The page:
through the ones that need color changing doesn't seem like it would be that
effective, since nearly every figure on the list is colored, and since
there's multiple items per line, it would actually be a longer list to go
through with that method. (Several longer lists, actually.) As for keeping
the rgb values as separate variables - would that actually help? Or would
it be faster to use the indexed colors? (Since it's all pure red, green,
blue, yellow, white, the limited number of colors in the palette index is
actually sufficient.) I'll try a few things...
> Or would it be faster to use the indexed colors? (Since it's all pure
> red, green, blue, yellow, white, the limited number of colors in the
> palette index is actually sufficient.) I'll try a few things...
Self response: The answer is "No". Changing to palette indexes (or indeed
variables containing either rgb or indexed colors) doesn't have any
noticeable effect on the speed of operation.
My guess at the source of the problem is that every time you change a property of the text member such as the color of a word, then director creates a new image object in the background. That is a lot of overhead for the many changes you want to make. The only solution is to operate on a model of the data you want to display and only force a screen update after All changes have been made to your model.
I threw together a proof of concept this morning using a linear list of lists from which I generate html to describe the look of the table/grid. Since only one line of code alters the contents of the text member, it is acceptably fast.
Attach the following behavior to a text member. A mouse click will add ten rows of sample data. A mouse click with the Control key down will randomly change the color of every cell in the grid. The mouseDown handler is just for testing.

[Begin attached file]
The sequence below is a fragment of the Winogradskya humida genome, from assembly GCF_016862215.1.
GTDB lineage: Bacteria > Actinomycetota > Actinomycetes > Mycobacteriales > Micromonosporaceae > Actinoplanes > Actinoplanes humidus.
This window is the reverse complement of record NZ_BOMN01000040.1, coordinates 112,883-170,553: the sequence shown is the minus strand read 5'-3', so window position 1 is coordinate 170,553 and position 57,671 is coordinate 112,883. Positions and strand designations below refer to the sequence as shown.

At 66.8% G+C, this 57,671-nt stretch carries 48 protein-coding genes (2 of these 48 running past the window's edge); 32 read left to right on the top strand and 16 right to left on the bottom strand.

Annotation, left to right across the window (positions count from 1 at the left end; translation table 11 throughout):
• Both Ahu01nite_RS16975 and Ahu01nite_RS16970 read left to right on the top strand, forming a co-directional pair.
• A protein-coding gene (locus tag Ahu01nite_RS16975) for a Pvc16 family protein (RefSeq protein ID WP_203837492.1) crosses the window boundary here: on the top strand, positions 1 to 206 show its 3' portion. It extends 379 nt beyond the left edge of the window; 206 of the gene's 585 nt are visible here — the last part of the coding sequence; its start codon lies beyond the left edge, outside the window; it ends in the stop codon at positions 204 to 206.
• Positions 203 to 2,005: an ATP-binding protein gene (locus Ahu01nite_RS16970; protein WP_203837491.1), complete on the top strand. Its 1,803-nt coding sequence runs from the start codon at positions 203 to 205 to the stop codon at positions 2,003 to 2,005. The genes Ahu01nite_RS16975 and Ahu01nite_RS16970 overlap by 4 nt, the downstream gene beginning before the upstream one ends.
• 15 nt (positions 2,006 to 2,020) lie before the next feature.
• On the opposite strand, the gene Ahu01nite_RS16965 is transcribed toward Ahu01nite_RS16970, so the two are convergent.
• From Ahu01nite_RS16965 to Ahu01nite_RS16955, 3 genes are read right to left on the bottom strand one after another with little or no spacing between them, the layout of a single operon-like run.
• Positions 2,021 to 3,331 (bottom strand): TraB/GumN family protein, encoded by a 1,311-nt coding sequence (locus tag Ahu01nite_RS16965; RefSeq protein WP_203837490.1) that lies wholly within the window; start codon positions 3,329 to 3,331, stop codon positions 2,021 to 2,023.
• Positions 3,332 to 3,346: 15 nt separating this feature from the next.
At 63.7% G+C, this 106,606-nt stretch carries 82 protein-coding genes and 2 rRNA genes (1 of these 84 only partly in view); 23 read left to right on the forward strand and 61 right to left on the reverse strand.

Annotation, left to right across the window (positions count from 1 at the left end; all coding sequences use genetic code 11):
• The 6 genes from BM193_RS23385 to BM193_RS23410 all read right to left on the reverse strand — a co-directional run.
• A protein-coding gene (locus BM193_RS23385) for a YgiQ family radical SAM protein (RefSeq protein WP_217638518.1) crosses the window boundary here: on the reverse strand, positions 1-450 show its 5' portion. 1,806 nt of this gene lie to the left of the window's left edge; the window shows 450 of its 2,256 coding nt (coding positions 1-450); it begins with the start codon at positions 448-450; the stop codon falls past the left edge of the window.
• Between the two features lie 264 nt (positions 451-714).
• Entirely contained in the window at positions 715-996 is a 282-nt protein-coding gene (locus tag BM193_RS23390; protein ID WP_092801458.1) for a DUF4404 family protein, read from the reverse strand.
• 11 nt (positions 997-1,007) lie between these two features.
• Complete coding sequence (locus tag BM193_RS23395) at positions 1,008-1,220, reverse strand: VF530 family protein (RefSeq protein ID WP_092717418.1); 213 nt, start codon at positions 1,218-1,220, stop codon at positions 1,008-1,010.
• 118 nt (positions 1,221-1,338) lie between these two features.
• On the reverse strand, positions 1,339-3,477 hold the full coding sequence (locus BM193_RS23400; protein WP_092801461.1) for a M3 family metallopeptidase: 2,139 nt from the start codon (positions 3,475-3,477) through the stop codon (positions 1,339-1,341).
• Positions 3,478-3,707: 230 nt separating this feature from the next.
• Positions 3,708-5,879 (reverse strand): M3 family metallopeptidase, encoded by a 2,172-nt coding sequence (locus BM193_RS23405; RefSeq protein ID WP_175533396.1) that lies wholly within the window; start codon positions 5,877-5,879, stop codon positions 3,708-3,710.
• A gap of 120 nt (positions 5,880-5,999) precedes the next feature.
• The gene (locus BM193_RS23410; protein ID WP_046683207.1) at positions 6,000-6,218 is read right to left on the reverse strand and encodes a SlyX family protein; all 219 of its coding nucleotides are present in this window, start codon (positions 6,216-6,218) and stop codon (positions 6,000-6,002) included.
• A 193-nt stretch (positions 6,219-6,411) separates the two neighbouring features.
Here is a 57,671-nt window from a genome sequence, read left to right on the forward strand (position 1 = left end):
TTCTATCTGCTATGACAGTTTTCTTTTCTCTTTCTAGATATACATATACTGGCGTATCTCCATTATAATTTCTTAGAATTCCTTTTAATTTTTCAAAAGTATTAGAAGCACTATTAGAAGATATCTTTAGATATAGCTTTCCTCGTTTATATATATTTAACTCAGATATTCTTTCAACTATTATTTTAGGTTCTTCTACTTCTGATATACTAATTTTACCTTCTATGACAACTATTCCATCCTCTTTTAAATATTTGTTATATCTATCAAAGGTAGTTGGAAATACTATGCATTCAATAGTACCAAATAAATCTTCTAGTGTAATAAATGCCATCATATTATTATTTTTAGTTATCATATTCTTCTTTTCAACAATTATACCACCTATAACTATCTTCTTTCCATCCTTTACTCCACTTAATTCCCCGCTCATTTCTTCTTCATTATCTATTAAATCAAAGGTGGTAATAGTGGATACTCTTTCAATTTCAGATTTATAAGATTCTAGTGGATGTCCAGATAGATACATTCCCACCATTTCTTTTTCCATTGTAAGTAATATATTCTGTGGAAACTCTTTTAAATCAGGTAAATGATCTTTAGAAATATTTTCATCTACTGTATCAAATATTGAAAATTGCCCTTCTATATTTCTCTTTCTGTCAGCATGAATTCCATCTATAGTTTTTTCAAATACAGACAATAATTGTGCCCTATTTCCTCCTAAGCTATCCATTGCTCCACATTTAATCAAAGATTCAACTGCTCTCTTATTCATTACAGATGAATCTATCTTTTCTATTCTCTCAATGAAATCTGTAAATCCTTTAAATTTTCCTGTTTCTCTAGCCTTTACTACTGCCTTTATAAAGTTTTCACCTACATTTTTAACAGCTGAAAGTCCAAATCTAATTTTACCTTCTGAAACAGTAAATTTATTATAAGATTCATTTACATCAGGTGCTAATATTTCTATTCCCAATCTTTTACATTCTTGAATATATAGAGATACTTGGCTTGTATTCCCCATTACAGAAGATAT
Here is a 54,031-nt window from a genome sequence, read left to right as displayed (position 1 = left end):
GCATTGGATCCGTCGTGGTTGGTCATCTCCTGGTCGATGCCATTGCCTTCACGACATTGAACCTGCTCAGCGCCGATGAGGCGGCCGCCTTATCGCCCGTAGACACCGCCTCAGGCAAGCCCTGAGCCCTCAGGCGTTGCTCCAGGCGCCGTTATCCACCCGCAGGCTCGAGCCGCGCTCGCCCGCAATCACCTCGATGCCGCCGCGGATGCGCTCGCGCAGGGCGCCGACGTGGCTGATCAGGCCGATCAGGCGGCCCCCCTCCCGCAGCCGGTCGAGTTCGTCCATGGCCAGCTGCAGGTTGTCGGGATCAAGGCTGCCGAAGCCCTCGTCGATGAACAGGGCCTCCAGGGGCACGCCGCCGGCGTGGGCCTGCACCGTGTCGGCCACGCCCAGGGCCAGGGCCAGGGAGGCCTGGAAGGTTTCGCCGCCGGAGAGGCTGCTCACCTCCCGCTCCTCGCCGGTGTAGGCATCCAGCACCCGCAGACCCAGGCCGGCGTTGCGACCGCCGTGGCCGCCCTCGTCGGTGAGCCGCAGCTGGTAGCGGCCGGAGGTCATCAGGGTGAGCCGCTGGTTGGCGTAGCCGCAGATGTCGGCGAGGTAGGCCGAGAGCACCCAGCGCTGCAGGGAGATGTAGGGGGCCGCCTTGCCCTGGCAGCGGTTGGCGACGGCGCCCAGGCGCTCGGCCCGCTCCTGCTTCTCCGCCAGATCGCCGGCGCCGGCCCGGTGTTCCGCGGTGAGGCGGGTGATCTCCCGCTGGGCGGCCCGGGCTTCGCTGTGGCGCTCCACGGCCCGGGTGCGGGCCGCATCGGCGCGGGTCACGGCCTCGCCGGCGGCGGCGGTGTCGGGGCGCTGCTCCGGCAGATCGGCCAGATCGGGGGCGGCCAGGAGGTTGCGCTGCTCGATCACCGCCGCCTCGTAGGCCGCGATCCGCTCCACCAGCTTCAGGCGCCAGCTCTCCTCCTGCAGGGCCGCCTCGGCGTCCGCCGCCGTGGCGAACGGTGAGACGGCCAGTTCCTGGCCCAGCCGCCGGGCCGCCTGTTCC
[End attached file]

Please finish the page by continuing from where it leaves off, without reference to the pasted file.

Hopefully this will be of use.
-- Colored Data Grid
On GetBehaviorDescription me
return "Colored Data Grid."
end GetBehaviorDescription me
On GetPropertyDescriptionList me
Props = [:]
Props[#pColumnCnt] = [#default:6, #format:#integer, #Range:[#Min:1, #Max:20], #comment:"Number Of Columns"]
Props[#pBorderSize] = [#default:1, #format:#integer, #Range:[#Min:0, #Max:4], #comment:"Grid Border Size"]
Props[#pDefaultTextColor] = [#default:color(0,0,0), #format:#color, #comment:"Default Text Color"]
Props[#pBackgroundColor] = [#default:color(255,255,255), #format:#color, #comment:"Background Color"]
end GetPropertyDescriptionList me
on beginSprite me
pMe = sprite(me.spriteNum)
pDataSet = 
-- refresh the display of the text
on refresh me
if pDataSet.count then
-- create Table Html
Table = "<table border=" & pBorderSize & ">"
repeat with Row in pDataSet
put "<tr>" after Table
repeat with Col in Row
put "<td><font color=" & Quote & Col.Color & Quote & ">" & Col.Text & " </font></td>" after Table
put "</tr>" after Table
put "</table>" after Table
-- create full html string
Full_Html = "<html><body bgcolor=" & Quote & pBackgroundColor.hexString() & Quote & ">" & Table & "</body></html>"
pMe.member.html = Full_Html
-- add row of text. ie ["One","Two","Three","Four","Five","Six"]
on addRow me, ListOfStrings
Row = 
repeat with ColNum = 1 to ListOfStrings.count
return pDataSet.count -- return number of rows in data set
-- set the color of the text for a row
on setRowColor me, RowNum, ColorDef
Row = pDataSet[RowNum]
repeat with ColNum = 1 to pColumnCnt
Row[ColNum].Color = ColorDef.hexString()
-- set the color of the text for a single cell
on setCellColor me, RowNum, ColNum, ColorDef
pDataSet[RowNum][ColNum].Color = ColorDef.hexString()
-- for testing
on mouseup me
StartTimeMils = the milliseconds
if _key.controlDown then -- randomly change the color of every cell
repeat with RowNum = 1 to pDataSet.count
repeat with ColNum = 1 to pColumnCnt
me.setCellColor(RowNum, ColNum, rgb(random(255),random(255),random(255)))
else -- add ten more rows of data
aStringList = ["One","Two","Three","Four","Five","Six"]
repeat with cnt=1 to 10
LastRow = me.addRow(aStringList)
me.refresh() -- update the screen
put the milliseconds - StartTimeMils & " Milliseconds for " & pDataSet.count & " Rows"